Tesla is getting serious about its Model 3 production.
According to a Reuters report this week, Tesla is planning on shutting down production at its California assembly plant at some point in February to prep for the highly anticipated Model 3 sedan. The company hopes to begin production in July and officials said that its “brief, planned” pause would give the organization sufficient time to adequately prepare for what is sure to be a very busy period. During its week-long shutdown, Tesla is expected to add capacity to its paint shop and conduct other general maintenance.
“This will allow Tesla to begin Model 3 production later this year as planned and enable us to start the ramp towards 500,000 vehicles annually in 2018,” said a Tesla spokesman. He also noted that this brief cessation ought not to have an effect on first quarter production or delivery figures.
More than 370,000 customers have pre-ordered the Model 3 and while a number of experts have said that Tesla CEO Elon Musk’s July timeline might be too ambitious, it looks like the company is doing everything it can to prove naysayers wrong. Should pilot production begin on February 20 as planned, Tesla will be better suited to answer questions around the car’s timing when it reports on fourth quarter results on February 22.
The Model 3 will be a huge test for Tesla, which has yet to have a profitable year since it went public in 2010. But if the sedan proves successful, it could begin competing with other major automakers and move out of the high-end niche it created for itself. For what it is worth, Musk seems confident that the Model 3, at least in term of production, will go off without a hitch. In May, he told shareholders that the car would be “easy to make,” and in July, he noted that the design was complete.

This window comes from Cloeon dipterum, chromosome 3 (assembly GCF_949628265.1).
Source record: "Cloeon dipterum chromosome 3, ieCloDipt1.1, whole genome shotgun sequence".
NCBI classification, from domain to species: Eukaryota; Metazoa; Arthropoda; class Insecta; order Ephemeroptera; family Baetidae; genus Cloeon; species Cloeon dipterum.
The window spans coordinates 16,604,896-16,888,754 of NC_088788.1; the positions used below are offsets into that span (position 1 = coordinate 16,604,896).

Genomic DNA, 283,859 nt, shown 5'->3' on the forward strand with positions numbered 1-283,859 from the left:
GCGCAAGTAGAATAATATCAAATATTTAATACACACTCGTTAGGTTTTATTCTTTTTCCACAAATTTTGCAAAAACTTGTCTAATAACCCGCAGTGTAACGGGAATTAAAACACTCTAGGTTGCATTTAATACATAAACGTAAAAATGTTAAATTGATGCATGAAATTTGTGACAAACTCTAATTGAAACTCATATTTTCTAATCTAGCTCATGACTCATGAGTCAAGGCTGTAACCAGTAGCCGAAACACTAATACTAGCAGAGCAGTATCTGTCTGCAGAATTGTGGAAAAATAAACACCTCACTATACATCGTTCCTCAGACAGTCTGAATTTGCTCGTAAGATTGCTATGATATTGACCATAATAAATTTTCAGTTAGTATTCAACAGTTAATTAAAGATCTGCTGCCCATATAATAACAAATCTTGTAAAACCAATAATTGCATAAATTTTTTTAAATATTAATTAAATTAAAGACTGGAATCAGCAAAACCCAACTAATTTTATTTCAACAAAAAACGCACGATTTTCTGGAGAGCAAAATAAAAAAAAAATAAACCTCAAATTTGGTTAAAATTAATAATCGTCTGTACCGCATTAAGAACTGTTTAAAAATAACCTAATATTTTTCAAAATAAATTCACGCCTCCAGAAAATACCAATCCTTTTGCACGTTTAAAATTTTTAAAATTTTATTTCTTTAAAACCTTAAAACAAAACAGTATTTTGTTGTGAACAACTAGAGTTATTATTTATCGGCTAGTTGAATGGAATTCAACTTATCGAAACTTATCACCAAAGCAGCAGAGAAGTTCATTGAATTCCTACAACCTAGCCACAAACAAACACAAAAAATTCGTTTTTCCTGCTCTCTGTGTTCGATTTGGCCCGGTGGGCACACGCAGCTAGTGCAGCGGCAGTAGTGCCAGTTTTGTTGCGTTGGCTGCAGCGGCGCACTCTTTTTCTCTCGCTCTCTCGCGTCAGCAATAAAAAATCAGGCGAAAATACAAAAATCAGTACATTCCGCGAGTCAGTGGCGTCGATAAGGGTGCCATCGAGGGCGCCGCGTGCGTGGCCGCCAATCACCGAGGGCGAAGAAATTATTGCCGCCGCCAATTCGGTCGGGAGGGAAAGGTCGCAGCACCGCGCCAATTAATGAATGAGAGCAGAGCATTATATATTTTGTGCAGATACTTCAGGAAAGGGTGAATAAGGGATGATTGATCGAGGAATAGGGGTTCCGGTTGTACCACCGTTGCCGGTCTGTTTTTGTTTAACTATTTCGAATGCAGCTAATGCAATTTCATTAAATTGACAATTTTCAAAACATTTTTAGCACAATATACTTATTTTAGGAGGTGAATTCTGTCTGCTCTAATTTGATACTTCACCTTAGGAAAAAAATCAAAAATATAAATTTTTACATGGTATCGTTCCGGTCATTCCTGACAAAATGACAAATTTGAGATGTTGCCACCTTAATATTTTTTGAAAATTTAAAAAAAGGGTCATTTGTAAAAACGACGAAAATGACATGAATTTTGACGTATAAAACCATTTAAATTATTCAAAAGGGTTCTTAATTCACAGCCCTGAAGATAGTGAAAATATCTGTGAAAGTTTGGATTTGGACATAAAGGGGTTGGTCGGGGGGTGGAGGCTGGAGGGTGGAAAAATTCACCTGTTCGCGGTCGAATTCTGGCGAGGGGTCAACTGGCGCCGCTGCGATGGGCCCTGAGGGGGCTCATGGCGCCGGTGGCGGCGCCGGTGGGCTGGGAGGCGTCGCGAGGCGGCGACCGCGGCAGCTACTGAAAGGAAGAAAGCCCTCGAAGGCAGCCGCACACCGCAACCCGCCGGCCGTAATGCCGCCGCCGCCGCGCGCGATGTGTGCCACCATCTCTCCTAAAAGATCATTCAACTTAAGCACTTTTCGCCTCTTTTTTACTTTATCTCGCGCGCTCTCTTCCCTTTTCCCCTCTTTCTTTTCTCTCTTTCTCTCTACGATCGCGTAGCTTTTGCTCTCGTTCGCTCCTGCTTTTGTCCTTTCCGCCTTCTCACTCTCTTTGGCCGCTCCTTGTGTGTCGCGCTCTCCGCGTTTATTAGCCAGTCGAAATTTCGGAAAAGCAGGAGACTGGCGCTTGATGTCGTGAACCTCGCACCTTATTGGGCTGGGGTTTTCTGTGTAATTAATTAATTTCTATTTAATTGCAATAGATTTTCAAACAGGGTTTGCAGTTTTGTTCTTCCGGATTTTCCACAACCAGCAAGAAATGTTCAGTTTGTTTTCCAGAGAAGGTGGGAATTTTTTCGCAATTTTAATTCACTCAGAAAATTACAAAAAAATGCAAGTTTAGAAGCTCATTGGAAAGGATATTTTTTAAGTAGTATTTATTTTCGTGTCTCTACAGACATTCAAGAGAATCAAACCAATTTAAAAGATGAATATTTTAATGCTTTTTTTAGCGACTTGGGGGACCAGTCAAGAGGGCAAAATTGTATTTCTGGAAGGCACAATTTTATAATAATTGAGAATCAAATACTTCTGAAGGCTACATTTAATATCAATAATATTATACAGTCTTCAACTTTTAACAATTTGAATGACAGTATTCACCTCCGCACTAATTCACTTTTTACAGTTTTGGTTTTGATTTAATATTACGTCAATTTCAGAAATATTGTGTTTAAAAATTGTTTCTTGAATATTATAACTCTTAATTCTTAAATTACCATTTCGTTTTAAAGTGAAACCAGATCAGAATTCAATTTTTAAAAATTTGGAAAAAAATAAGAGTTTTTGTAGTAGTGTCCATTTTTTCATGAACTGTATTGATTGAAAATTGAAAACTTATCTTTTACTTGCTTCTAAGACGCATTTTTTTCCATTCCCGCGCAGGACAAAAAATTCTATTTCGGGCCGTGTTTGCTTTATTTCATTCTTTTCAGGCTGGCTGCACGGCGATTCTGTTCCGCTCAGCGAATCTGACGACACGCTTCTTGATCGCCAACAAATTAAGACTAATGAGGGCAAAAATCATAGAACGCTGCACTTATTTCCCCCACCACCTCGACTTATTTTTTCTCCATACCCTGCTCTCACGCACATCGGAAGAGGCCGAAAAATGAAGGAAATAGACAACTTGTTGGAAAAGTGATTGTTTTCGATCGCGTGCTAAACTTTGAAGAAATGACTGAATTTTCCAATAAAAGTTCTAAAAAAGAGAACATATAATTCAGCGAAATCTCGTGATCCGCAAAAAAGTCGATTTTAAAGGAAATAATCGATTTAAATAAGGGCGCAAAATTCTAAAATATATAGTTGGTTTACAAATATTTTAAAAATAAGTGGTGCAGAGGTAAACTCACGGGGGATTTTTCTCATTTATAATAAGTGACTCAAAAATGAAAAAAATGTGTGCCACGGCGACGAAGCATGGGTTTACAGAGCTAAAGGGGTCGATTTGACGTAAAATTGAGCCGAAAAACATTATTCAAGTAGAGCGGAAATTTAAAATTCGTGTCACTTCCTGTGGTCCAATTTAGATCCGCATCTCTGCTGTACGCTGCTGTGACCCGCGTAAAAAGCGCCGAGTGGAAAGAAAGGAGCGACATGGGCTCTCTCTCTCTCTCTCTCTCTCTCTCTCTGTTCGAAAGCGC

Take that with a grain of salt, however, as a source told Reuters last week that designs were still changing, which could delay production.
So if you are on that long waitlist, keep holding your breath. Hopefully, it won’t be for much longer.
- We tested the self-driving Mercedes tech so advanced, it’s not allowed in the U.S.
- We drove Mercedes’ hand-built EQXX concept, and it’s unlike any other EV
- 2022 Mercedes-Benz EQB first drive review: An EV better than its gas sibling
- Ford recalls 100,000 hybrid cars over fire risk
- 2022 Rivian R1S first drive review: An EV SUV fit for an expedition or a drag race